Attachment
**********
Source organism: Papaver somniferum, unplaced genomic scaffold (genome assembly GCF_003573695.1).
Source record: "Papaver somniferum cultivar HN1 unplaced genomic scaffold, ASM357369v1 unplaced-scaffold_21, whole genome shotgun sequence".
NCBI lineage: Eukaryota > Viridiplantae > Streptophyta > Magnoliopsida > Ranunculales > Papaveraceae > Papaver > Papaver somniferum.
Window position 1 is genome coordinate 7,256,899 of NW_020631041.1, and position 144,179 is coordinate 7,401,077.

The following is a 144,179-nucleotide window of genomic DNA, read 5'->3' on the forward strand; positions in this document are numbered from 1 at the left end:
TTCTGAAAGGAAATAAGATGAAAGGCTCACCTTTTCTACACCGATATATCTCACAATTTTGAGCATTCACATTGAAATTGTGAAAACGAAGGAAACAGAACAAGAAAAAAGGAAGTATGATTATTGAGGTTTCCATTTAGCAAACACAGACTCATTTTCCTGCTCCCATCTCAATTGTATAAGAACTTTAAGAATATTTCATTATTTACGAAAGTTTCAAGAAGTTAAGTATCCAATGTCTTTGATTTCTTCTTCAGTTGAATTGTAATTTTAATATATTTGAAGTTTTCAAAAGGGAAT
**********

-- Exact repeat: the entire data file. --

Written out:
Source organism: Papaver somniferum, unplaced genomic scaffold (genome assembly GCF_003573695.1).
Source record: "Papaver somniferum cultivar HN1 unplaced genomic scaffold, ASM357369v1 unplaced-scaffold_21, whole genome shotgun sequence".
NCBI lineage: Eukaryota > Viridiplantae > Streptophyta > Magnoliopsida > Ranunculales > Papaveraceae > Papaver > Papaver somniferum.
Window position 1 is genome coordinate 7,256,899 of NW_020631041.1, and position 144,179 is coordinate 7,401,077.

The following is a 144,179-nucleotide window of genomic DNA, read 5'->3' on the forward strand; positions in this document are numbered from 1 at the left end:
TTCTGAAAGGAAATAAGATGAAAGGCTCACCTTTTCTACACCGATATATCTCACAATTTTGAGCATTCACATTGAAATTGTGAAAACGAAGGAAACAGAACAAGAAAAAAGGAAGTATGATTATTGAGGTTTCCATTTAGCAAACACAGACTCATTTTCCTGCTCCCATCTCAATTGTATAAGAACTTTAAGAATATTTCATTATTTACGAAAGTTTCAAGAAGTTAAGTATCCAATGTCTTTGATTTCTTCTTCAGTTGAATTGTAATTTTAATATATTTGAAGTTTTCAAAAGGGAAT